Toyota has agreed to pay more than US$ 1 billion as settlement money to all those who filed a lawsuit against them regarding the unintended-acceleration recalls for their cars in the United States.
Toyota says the money is going to be used to settle ‘hundreds’ of U.S. civil cases involving infuriated owners who claim their cars’ resale value plummeted due to the well-publicised unintended-acceleration issue which led to the Japanese automaker recalling 14 million vehicles worldwide since 2009.
The money is, however, not going to be used to settle cases which have led to injury or death due to unintended acceleration. There will be separate trials for those cases.
The US$ 1.1 billion will be used to cover different things. About US$ 250 million will be used to pay Americans who sold their Toyota or turned in leased vehicles between September 2009 to December 2010. Also, warranty will be provided for certain components of the car and about 3.2 million cars will be retrofitted with new brake-override system which ensures the car will stop, even if the accelerator pedal is depressed. Part of the settlement will also be used to fund new car-safety technologies and driver-education programmes, whatever that means.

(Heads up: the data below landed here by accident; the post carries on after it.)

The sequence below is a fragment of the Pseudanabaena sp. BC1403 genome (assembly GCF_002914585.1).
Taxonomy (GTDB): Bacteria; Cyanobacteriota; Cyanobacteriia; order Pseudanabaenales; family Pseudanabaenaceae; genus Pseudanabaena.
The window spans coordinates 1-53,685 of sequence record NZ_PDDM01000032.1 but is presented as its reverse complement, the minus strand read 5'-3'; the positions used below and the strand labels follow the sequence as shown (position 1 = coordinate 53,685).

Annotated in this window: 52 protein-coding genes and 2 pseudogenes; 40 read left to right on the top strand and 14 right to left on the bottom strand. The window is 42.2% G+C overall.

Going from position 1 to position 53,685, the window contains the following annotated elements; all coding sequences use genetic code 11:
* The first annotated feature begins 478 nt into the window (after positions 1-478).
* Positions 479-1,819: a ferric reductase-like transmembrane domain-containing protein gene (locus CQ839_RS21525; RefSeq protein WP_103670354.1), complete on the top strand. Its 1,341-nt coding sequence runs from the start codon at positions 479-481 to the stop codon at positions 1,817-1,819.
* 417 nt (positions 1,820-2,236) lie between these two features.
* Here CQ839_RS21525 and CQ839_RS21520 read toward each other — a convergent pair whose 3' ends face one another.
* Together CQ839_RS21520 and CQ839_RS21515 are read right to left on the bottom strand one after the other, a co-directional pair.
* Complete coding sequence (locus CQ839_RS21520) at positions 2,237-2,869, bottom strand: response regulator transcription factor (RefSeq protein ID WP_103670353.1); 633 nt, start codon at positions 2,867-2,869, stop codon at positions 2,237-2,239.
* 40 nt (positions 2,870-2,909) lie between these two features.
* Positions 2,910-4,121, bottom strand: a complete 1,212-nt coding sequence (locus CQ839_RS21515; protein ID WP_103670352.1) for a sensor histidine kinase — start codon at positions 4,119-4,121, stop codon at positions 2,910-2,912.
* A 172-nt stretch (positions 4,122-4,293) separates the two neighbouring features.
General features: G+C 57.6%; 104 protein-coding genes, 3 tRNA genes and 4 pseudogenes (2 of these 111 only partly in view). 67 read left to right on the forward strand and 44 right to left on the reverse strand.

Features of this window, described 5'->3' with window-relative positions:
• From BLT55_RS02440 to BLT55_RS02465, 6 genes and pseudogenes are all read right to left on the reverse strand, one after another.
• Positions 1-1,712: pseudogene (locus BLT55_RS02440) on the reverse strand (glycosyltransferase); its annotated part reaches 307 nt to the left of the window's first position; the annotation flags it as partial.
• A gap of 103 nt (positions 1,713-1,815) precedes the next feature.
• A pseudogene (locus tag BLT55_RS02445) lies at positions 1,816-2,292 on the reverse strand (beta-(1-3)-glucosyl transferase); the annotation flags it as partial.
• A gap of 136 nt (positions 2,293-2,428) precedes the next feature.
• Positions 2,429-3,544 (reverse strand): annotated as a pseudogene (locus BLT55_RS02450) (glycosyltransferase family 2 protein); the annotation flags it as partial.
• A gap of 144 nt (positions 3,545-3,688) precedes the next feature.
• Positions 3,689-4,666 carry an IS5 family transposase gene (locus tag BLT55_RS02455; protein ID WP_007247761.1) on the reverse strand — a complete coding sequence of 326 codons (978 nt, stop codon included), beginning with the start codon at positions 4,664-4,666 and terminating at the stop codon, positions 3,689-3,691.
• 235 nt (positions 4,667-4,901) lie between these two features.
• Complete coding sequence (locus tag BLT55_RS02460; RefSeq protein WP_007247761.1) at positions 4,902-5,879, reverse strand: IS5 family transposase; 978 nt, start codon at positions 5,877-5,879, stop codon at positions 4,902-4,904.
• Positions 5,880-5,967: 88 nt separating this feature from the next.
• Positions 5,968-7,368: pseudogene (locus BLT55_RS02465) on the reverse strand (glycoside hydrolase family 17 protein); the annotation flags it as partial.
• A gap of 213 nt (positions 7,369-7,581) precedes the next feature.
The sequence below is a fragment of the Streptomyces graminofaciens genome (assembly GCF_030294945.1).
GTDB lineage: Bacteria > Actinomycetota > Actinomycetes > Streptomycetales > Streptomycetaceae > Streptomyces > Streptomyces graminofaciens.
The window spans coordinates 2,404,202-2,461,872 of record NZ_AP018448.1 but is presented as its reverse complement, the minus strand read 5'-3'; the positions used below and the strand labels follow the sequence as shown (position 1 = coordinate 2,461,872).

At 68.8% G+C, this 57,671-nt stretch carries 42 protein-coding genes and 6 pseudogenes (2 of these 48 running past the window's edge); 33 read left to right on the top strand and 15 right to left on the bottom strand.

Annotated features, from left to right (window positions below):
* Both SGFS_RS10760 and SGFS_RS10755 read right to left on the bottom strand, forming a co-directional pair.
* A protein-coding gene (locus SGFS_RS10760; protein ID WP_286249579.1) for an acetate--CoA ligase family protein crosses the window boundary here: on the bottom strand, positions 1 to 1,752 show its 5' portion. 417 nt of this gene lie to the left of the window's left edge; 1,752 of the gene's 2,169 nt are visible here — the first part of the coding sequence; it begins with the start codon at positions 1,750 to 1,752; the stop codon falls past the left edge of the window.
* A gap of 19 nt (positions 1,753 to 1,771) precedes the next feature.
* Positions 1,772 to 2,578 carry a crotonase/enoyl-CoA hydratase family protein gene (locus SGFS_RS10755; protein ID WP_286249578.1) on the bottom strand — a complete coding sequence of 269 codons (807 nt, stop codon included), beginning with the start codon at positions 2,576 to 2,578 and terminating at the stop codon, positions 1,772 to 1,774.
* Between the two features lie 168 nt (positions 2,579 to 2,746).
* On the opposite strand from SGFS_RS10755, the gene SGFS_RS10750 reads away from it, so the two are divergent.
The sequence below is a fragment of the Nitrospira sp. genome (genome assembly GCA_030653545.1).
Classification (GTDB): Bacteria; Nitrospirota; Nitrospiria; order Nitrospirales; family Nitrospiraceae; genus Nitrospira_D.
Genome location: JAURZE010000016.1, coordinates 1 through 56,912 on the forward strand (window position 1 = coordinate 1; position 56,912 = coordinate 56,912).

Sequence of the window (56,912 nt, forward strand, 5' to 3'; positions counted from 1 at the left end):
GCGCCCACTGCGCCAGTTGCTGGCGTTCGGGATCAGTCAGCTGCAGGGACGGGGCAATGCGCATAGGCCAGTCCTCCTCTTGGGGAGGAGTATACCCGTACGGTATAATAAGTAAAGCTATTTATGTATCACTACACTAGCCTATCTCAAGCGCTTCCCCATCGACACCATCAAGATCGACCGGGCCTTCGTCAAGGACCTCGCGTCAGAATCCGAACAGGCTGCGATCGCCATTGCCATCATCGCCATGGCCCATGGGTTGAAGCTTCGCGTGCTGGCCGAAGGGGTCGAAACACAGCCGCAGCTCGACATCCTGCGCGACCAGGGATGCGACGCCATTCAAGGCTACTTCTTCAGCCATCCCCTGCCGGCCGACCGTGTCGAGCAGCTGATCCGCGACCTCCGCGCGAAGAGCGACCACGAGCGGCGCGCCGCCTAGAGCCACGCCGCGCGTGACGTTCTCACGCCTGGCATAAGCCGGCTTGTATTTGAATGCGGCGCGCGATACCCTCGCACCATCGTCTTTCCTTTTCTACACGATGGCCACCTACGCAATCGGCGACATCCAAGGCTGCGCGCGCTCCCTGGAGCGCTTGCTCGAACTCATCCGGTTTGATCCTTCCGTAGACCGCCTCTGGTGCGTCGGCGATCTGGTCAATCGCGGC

In other news Toyota says they expect sales to go up for 2013 thanks to increasing U.S. demand, where Japanese cars will become cheaper due to the falling Yen. Of course, none of this applies to the UAE, KSA or any GCC market, where no one gets compensated for recalls, and the only way car prices go is up.